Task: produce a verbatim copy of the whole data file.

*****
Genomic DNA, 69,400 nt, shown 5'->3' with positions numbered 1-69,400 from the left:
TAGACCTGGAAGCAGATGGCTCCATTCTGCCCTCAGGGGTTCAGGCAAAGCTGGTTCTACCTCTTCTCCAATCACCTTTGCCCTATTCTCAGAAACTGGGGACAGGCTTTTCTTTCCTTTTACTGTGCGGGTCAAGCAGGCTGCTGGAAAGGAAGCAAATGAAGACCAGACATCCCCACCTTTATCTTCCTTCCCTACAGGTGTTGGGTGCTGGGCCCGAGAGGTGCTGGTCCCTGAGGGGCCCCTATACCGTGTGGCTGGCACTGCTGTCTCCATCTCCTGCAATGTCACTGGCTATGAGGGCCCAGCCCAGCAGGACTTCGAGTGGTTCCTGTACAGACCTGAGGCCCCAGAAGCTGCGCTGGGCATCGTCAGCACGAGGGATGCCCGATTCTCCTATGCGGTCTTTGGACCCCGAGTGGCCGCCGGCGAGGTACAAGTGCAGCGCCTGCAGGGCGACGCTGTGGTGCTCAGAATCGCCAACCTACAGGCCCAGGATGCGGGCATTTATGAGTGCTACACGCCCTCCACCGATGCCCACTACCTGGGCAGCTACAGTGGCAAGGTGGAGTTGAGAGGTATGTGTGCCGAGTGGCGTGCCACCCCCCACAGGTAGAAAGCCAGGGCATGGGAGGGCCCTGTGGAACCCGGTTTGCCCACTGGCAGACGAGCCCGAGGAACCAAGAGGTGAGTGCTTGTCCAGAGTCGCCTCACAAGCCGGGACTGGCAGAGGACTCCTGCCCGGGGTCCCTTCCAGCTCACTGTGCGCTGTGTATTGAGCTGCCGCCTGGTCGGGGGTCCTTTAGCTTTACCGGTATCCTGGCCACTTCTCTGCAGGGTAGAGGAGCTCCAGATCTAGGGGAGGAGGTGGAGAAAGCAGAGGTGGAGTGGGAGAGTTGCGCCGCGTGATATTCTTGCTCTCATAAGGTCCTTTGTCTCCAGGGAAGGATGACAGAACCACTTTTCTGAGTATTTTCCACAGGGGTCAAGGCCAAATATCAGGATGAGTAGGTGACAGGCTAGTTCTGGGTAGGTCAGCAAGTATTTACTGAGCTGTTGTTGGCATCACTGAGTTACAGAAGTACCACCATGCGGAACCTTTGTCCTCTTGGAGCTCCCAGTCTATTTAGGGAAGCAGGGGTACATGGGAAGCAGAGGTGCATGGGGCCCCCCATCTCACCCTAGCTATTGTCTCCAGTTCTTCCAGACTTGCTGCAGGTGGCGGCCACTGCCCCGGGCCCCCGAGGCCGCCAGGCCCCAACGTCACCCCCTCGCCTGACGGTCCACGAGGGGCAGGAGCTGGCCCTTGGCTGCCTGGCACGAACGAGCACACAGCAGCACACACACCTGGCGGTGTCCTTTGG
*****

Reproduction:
Genomic DNA, 69,400 nt, shown 5'->3' with positions numbered 1-69,400 from the left:
TAGACCTGGAAGCAGATGGCTCCATTCTGCCCTCAGGGGTTCAGGCAAAGCTGGTTCTACCTCTTCTCCAATCACCTTTGCCCTATTCTCAGAAACTGGGGACAGGCTTTTCTTTCCTTTTACTGTGCGGGTCAAGCAGGCTGCTGGAAAGGAAGCAAATGAAGACCAGACATCCCCACCTTTATCTTCCTTCCCTACAGGTGTTGGGTGCTGGGCCCGAGAGGTGCTGGTCCCTGAGGGGCCCCTATACCGTGTGGCTGGCACTGCTGTCTCCATCTCCTGCAATGTCACTGGCTATGAGGGCCCAGCCCAGCAGGACTTCGAGTGGTTCCTGTACAGACCTGAGGCCCCAGAAGCTGCGCTGGGCATCGTCAGCACGAGGGATGCCCGATTCTCCTATGCGGTCTTTGGACCCCGAGTGGCCGCCGGCGAGGTACAAGTGCAGCGCCTGCAGGGCGACGCTGTGGTGCTCAGAATCGCCAACCTACAGGCCCAGGATGCGGGCATTTATGAGTGCTACACGCCCTCCACCGATGCCCACTACCTGGGCAGCTACAGTGGCAAGGTGGAGTTGAGAGGTATGTGTGCCGAGTGGCGTGCCACCCCCCACAGGTAGAAAGCCAGGGCATGGGAGGGCCCTGTGGAACCCGGTTTGCCCACTGGCAGACGAGCCCGAGGAACCAAGAGGTGAGTGCTTGTCCAGAGTCGCCTCACAAGCCGGGACTGGCAGAGGACTCCTGCCCGGGGTCCCTTCCAGCTCACTGTGCGCTGTGTATTGAGCTGCCGCCTGGTCGGGGGTCCTTTAGCTTTACCGGTATCCTGGCCACTTCTCTGCAGGGTAGAGGAGCTCCAGATCTAGGGGAGGAGGTGGAGAAAGCAGAGGTGGAGTGGGAGAGTTGCGCCGCGTGATATTCTTGCTCTCATAAGGTCCTTTGTCTCCAGGGAAGGATGACAGAACCACTTTTCTGAGTATTTTCCACAGGGGTCAAGGCCAAATATCAGGATGAGTAGGTGACAGGCTAGTTCTGGGTAGGTCAGCAAGTATTTACTGAGCTGTTGTTGGCATCACTGAGTTACAGAAGTACCACCATGCGGAACCTTTGTCCTCTTGGAGCTCCCAGTCTATTTAGGGAAGCAGGGGTACATGGGAAGCAGAGGTGCATGGGGCCCCCCATCTCACCCTAGCTATTGTCTCCAGTTCTTCCAGACTTGCTGCAGGTGGCGGCCACTGCCCCGGGCCCCCGAGGCCGCCAGGCCCCAACGTCACCCCCTCGCCTGACGGTCCACGAGGGGCAGGAGCTGGCCCTTGGCTGCCTGGCACGAACGAGCACACAGCAGCACACACACCTGGCGGTGTCCTTTGG